The Nasr (Hatf 9) is a Pakistani short-range ballistic missile with a range of 60 – 70 km. Pakistan first revealed the missile in April 2011 as a “quick response” nuclear delivery system. It is derived from China’s WS-2 tactical rocket and was first revealed in April 2011.
Nasr (Hatf 9) at a Glance
- Originated from
- Possessed by
- Alternate name
- Short-Range Ballistic Missile (SRBM)
- 6.0 m
- 0.4 m
- Launch weight
- 1,200 kg
- Single warhead, 400 kg
- Low-yield nuclear
- Single-stage solid propellant
- 70 km
- In service
Pakistan reportedly began developing the Nasr system in the mid-2000s, eventually selecting a design derived from the China Aerospace Science and Technology Corporation (CASC) WS-2 guided rocket. Pakistan first flight tested the Nasr in April 2011, with further tests in May 2012, February 2013, November 2013, September 2014, and July 2017.1 It reportedly entered service in 2013.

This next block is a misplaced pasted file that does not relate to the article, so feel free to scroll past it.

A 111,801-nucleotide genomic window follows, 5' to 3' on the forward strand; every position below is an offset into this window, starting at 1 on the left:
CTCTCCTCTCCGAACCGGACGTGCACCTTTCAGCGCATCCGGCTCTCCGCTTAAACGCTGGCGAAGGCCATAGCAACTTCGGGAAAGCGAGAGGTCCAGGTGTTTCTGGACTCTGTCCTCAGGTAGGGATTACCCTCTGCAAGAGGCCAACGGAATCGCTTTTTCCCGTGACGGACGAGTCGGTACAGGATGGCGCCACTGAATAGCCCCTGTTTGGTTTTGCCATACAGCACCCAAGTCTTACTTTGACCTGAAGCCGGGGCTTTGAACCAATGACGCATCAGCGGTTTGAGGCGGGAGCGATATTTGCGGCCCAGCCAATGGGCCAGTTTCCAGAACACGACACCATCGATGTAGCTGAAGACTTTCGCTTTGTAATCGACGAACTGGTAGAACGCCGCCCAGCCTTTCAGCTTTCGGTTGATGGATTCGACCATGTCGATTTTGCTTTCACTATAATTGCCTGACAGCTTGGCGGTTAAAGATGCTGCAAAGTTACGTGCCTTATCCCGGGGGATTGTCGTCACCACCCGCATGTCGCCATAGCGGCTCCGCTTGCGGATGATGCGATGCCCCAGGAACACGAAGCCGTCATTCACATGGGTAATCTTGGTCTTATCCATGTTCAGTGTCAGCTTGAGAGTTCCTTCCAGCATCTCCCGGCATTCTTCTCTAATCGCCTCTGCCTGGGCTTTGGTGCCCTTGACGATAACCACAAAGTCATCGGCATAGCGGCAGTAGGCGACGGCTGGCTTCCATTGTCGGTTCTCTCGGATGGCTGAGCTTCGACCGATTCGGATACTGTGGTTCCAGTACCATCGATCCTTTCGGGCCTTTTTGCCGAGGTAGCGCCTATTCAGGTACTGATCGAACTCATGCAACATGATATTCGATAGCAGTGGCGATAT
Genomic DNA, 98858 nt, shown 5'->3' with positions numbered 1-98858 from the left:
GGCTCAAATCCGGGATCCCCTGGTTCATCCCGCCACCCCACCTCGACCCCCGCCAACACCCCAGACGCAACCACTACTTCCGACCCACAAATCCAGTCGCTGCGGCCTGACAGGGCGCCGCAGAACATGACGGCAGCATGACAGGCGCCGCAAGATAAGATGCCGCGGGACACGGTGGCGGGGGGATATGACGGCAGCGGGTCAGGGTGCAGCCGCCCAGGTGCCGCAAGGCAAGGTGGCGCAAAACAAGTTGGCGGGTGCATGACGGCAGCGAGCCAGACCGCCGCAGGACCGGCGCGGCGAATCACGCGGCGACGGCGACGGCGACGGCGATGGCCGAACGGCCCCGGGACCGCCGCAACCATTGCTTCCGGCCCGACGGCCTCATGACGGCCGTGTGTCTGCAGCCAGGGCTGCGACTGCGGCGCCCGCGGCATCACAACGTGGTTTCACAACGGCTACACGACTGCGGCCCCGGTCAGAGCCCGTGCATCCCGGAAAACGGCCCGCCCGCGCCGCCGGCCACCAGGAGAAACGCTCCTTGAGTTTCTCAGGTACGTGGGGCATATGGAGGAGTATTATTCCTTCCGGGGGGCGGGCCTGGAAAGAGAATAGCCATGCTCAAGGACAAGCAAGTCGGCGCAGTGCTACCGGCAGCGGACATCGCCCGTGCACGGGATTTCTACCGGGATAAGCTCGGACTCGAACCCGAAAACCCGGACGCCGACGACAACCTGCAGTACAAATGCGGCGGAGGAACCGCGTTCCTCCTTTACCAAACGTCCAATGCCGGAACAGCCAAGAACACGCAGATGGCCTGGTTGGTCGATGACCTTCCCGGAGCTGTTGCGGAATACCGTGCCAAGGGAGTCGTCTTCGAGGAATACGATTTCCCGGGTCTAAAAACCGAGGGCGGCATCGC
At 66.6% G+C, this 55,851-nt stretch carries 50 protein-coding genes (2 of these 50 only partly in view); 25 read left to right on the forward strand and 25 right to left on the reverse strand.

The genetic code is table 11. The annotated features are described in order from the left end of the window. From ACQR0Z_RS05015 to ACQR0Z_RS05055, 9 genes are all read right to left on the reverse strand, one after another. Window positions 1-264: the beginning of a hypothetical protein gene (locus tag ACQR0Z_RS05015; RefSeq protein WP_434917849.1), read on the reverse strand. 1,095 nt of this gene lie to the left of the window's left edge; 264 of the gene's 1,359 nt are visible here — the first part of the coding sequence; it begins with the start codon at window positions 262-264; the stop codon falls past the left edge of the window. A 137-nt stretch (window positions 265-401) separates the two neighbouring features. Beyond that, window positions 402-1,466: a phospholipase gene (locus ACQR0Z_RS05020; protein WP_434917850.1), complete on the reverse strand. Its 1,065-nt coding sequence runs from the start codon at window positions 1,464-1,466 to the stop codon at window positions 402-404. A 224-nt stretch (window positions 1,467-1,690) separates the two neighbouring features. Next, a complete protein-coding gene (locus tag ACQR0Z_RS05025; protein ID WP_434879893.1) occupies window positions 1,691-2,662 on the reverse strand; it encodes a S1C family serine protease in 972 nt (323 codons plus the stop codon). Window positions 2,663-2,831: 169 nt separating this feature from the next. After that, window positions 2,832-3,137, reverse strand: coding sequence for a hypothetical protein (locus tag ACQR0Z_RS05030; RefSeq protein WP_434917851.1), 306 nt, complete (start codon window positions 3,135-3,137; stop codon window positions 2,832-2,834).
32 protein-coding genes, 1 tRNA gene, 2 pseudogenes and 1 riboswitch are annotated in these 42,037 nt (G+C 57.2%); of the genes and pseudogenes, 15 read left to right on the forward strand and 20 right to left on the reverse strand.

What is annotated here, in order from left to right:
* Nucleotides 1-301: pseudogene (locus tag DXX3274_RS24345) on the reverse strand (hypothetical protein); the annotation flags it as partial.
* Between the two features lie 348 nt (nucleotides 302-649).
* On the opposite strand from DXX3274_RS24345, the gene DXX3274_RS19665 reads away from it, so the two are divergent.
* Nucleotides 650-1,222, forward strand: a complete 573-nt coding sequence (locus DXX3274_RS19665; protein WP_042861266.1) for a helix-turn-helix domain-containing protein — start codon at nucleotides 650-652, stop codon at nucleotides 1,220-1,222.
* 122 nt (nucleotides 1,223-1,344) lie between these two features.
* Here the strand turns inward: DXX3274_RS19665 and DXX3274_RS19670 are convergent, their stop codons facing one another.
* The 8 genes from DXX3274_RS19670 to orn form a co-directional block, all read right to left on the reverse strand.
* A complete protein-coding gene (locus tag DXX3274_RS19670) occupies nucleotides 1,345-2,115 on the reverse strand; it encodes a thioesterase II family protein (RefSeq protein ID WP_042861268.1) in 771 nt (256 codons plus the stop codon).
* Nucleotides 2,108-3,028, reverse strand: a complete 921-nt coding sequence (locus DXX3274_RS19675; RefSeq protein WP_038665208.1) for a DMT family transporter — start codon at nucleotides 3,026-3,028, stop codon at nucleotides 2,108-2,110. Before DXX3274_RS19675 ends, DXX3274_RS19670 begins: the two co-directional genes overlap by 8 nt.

Pakistani leaders have envisioned the Nasr as a tactical nuclear weapon to deter Indian conventional offensives.2 The single-stage, solid-fueled missile can range 60 km in its original form and, in 2017, was upgraded to range 70 km.3 It is carried on a four-axle transporter-erector-launcher (TEL) which can load up to four missile launch containers in a modular system.
- “Hatf 9 (Nasr),” in IHS Jane’s Weapons: Strategic 2015-2016, ed. James C. O’Halloran (United Kingdom: IHS, 2015), 78; Jonathan McLaughlin, “Pakistan Missile Update,” Wisconsin Project on Nuclear Arms Control, February 2016, http://www.wisconsinproject.org/countries/pakistan/PakistanMissileUpdate-2016.html.
- Hans Kristensen, Robert Norris, and Julia Diamond, “Pakistani nuclear forces, 2018,” Bulletin of the Atomic Scientists 74, No. 5 (2018), pp. 348 – 358.
- Press release PR-344/2017-ISPR, Pakistan Inter Services Public Relations, July 5, 2017, https://www.ispr.gov.pk/press-release-detail.php?id=4097.